Onehouse, as its name would suggest, is not a large settlement and its church lurks surreptitiously among trees on the edge of agricultural land. Externally it is rather pretty and timeless. Despite looking so inviting the door is firmly locked so I can't tell you what goes on in its heart. Lets move on.
A short way down the road, or along some rather wet field-paths if you travel with me, stands the church of St Augustine at Harleston. If anything it's even harder to find than Onehouse, even my detailed map doesn't mark it very clearly.
...but actually that's a handrail fixed to outside of the door, so that when the door opens inwards you can hold it to descend the few steps down into the church.
Inside everything is as rustic and simple as you would expect - and to my mind utterly enchanting. There's a nice little bit of wood carving in the chancel too.
Back outside again on this glorious morning the sun was streaming down through the pines and all seemed well with the world.
How sad then to come across this row of rusting iron grave markers....
They commemorate the brief lives of the five Armstrong children: Percy (14), Spencer (12),
Beatrice (8), Nelson (6) and Frank (6 months) all of whom died within a few weeks of each other in 1891. According to an internet source the children died of diphtheria, but only mentions three graves. Another source mentions four. Now there are five; I suspect that the other crosses have been found recently, perhaps with metal detectors.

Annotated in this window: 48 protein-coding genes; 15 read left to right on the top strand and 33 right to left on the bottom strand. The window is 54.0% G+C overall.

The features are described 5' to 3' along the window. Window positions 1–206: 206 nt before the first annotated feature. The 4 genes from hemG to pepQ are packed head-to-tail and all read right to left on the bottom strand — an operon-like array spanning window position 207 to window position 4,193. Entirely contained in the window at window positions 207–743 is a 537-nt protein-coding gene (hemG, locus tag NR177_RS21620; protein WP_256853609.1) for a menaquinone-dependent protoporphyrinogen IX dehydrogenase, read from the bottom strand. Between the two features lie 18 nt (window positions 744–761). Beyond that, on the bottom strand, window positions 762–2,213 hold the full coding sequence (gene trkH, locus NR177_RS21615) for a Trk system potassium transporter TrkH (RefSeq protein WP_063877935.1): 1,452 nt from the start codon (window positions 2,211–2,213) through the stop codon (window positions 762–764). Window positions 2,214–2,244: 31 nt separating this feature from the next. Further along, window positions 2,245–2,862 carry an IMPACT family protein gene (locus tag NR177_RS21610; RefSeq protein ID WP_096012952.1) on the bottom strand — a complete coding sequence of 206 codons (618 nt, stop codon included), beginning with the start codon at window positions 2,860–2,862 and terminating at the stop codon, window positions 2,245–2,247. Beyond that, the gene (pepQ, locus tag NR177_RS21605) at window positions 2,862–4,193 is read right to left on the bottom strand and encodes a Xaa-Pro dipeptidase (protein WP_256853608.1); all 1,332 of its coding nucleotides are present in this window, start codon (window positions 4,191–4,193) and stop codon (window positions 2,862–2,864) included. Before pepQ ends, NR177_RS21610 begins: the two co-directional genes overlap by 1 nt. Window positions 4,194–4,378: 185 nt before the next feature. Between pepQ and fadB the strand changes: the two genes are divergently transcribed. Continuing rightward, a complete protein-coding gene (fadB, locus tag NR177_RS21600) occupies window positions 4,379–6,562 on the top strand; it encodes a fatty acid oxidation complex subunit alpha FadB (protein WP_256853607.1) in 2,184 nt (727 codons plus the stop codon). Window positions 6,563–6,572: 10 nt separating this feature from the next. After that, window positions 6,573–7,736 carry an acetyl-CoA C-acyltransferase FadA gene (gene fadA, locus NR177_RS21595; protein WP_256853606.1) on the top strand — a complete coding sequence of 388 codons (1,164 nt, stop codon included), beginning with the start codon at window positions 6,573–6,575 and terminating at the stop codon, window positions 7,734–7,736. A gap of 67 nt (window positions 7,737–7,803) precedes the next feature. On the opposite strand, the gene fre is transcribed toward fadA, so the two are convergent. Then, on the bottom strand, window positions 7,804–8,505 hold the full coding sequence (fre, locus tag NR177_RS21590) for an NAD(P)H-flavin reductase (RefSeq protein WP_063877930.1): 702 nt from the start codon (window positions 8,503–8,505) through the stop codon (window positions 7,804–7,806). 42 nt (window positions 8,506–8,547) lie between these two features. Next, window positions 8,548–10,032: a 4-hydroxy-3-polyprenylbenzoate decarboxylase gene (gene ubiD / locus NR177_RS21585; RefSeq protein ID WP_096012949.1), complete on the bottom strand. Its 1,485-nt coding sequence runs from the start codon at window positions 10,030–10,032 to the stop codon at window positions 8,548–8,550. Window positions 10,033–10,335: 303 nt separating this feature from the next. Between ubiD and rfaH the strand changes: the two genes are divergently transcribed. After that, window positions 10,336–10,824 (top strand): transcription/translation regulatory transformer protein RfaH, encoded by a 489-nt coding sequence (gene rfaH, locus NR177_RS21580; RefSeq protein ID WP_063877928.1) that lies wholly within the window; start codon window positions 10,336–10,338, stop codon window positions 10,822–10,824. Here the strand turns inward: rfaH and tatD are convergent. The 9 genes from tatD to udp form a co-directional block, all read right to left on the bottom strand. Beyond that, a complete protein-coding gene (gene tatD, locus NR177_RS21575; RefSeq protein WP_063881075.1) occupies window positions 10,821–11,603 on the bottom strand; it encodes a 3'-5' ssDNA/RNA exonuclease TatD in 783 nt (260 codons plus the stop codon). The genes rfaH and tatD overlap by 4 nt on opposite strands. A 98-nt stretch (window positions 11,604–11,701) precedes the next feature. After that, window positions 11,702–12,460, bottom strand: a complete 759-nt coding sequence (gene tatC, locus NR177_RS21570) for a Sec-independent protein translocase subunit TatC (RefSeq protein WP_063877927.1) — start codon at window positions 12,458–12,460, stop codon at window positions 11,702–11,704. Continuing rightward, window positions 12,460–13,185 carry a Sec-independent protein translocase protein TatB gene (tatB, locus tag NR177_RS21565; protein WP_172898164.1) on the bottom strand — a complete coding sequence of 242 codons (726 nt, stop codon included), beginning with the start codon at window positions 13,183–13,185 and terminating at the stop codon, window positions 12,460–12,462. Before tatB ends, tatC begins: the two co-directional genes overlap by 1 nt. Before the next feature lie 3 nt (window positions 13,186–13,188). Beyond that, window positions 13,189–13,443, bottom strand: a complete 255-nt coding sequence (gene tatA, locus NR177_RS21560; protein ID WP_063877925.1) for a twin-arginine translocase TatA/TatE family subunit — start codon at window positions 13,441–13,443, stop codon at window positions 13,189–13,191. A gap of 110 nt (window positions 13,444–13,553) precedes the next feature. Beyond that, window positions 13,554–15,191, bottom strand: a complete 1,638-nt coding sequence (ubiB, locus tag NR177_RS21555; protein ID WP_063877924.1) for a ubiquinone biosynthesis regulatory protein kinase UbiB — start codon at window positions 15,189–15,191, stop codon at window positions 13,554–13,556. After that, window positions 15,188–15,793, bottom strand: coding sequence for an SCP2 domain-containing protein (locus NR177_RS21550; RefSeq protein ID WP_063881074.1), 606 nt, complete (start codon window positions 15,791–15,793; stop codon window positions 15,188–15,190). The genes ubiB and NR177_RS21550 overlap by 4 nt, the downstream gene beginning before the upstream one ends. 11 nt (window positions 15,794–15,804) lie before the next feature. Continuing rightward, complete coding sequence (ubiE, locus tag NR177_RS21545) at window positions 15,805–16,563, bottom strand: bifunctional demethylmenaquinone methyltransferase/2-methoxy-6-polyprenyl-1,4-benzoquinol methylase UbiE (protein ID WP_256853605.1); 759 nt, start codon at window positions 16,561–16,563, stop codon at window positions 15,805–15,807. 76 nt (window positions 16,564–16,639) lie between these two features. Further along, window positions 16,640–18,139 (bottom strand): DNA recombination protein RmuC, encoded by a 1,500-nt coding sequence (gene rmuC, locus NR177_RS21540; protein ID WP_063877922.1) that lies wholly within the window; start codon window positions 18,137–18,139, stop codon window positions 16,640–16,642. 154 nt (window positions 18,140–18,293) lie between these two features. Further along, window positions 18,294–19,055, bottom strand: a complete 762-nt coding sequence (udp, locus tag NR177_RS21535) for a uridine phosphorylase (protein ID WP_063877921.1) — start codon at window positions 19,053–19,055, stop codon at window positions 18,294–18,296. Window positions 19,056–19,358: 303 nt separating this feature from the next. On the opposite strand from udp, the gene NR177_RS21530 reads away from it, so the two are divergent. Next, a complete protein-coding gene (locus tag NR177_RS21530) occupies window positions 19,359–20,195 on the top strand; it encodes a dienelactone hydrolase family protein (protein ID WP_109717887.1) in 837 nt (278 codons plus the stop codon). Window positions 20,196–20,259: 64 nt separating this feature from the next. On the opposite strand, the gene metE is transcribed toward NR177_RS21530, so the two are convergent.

Another quiet retiring church reached by the narrowest of country lanes. It's in an exquisite location but seems rather a drab little building and one tries the door without any expectation of finding anything remarkable within.
What a surprise then to find an elegant interior painted in pastel shades with matching light wood box-pews and pulpit. What we have here is decoration from the Georgian period which has somehow largely escaped the attention of Victorian restorers. I'm certain those staunch upholders of standards would not have approved of these bright red beams!
There's also a barrel-organ which apparently plays 36 different hymn tunes and is the only one in Suffolk - and there can't be many elsewhere. As if this little church wasn't eccentric and daring enough there is also its dedication, which is to King Charles the Martyr, bestowed upon it by its builder, the local landowner Thomas Cropley, in 1646 - a dangerous thing to do during the Civil War. Sometimes it's just as well to be hidden away in the Suffolk countryside!
I also visited two much grander churches on my little walking tour and I'll be showing you those in a few days, though next time I've a tale to tell you from one of the villages that I passed through.